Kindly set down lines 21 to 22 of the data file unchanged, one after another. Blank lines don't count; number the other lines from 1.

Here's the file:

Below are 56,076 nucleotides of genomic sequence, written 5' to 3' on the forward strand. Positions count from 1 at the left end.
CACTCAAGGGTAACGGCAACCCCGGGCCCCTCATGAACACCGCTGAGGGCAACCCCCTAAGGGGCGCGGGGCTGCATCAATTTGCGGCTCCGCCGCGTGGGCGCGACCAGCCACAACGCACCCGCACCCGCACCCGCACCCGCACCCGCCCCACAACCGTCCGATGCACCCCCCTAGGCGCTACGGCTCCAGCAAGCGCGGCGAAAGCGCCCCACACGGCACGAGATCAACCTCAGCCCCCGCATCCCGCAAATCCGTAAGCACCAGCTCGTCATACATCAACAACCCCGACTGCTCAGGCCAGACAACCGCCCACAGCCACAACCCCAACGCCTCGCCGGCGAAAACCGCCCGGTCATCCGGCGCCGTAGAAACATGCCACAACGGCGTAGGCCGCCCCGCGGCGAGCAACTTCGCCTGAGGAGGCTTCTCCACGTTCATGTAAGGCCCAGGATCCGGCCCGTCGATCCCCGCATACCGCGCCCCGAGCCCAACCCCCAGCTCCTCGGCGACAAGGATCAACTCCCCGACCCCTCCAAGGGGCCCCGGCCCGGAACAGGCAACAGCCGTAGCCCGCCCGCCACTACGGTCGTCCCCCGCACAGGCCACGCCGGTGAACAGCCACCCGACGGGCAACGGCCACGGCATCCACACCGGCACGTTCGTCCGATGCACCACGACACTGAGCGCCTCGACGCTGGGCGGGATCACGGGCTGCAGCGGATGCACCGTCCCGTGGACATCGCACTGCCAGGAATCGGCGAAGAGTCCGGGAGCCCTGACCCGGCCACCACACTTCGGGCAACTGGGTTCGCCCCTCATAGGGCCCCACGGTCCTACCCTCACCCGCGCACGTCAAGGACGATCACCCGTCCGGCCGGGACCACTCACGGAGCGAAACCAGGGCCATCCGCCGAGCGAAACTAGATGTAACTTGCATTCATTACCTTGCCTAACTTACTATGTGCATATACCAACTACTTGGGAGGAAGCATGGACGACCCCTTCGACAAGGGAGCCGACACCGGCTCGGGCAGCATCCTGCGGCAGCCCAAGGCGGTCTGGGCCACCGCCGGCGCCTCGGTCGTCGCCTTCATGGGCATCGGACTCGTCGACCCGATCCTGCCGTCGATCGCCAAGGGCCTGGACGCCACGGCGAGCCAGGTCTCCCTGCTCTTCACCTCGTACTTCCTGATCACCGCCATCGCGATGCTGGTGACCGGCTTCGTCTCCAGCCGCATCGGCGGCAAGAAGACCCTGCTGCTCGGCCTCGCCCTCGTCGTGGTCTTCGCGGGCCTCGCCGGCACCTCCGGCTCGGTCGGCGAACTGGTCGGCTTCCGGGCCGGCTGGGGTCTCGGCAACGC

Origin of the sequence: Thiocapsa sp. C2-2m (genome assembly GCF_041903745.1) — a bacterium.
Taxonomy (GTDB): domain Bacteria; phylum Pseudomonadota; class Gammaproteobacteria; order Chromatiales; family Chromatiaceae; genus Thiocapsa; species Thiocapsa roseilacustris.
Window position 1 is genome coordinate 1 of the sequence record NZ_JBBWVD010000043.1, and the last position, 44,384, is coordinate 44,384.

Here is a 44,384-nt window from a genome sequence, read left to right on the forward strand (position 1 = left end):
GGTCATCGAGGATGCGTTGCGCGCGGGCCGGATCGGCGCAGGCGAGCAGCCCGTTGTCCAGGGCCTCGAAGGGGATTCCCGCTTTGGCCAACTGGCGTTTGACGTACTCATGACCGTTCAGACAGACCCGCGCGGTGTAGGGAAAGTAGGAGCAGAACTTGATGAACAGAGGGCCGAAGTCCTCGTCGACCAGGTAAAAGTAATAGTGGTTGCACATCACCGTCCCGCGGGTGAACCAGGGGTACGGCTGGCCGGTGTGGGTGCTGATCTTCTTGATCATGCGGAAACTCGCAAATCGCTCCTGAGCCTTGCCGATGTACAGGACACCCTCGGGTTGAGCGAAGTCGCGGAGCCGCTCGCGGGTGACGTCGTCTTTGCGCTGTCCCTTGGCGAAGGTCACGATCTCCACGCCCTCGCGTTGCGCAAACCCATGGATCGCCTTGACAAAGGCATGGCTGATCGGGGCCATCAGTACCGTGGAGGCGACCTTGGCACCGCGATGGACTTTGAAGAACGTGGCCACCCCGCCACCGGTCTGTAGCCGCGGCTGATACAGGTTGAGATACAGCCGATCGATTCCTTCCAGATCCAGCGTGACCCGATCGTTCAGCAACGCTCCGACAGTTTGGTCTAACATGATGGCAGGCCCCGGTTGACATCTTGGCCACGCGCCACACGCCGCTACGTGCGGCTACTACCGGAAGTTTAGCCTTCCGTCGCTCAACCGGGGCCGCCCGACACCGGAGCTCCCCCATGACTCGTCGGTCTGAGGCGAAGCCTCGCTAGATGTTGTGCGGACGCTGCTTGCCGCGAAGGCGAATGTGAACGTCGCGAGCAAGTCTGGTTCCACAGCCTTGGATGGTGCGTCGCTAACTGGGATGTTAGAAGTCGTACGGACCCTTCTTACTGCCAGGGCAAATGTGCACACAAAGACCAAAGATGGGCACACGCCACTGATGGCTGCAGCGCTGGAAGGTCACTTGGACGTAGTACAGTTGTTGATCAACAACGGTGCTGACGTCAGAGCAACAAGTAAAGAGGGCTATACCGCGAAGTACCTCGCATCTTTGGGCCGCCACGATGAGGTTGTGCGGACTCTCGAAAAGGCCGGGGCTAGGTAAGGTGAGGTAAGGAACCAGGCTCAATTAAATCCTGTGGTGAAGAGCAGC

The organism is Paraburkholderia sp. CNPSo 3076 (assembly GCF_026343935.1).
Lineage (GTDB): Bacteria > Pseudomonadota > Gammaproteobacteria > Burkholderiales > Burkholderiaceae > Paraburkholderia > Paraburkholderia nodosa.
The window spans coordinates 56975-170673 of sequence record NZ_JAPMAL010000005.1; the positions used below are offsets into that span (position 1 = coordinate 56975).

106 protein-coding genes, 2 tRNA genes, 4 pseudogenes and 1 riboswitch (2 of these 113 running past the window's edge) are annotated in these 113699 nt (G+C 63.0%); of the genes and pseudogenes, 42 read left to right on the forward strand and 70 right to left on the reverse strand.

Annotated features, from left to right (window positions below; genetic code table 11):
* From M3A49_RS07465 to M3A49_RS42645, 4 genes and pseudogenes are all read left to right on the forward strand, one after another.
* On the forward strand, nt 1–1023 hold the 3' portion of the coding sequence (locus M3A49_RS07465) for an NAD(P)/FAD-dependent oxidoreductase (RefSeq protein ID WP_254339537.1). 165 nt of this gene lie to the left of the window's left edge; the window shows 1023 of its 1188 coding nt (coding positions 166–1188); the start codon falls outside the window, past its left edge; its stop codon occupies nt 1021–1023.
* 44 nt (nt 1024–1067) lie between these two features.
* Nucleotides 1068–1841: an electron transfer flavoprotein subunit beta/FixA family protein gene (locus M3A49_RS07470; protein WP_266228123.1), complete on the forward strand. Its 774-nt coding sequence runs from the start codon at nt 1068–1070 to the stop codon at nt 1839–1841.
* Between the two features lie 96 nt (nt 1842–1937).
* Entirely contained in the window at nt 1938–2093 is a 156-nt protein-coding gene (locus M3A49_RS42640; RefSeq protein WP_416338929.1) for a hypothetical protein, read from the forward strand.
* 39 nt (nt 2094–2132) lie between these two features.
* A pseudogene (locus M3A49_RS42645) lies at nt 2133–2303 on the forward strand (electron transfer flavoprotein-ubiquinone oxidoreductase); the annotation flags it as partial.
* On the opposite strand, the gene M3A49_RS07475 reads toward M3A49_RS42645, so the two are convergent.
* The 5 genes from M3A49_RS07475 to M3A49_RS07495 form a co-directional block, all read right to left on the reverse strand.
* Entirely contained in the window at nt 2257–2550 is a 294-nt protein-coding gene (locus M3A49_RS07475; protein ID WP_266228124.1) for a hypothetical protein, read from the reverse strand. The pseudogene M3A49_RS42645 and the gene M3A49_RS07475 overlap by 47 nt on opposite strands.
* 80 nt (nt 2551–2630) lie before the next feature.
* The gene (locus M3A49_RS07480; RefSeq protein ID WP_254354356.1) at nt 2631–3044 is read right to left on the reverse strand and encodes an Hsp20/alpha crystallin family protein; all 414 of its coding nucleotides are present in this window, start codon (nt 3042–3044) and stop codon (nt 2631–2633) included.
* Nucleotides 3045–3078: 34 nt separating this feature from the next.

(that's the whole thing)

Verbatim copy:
* On the opposite strand, the gene M3A49_RS07475 reads toward M3A49_RS42645, so the two are convergent.
* The 5 genes from M3A49_RS07475 to M3A49_RS07495 form a co-directional block, all read right to left on the reverse strand.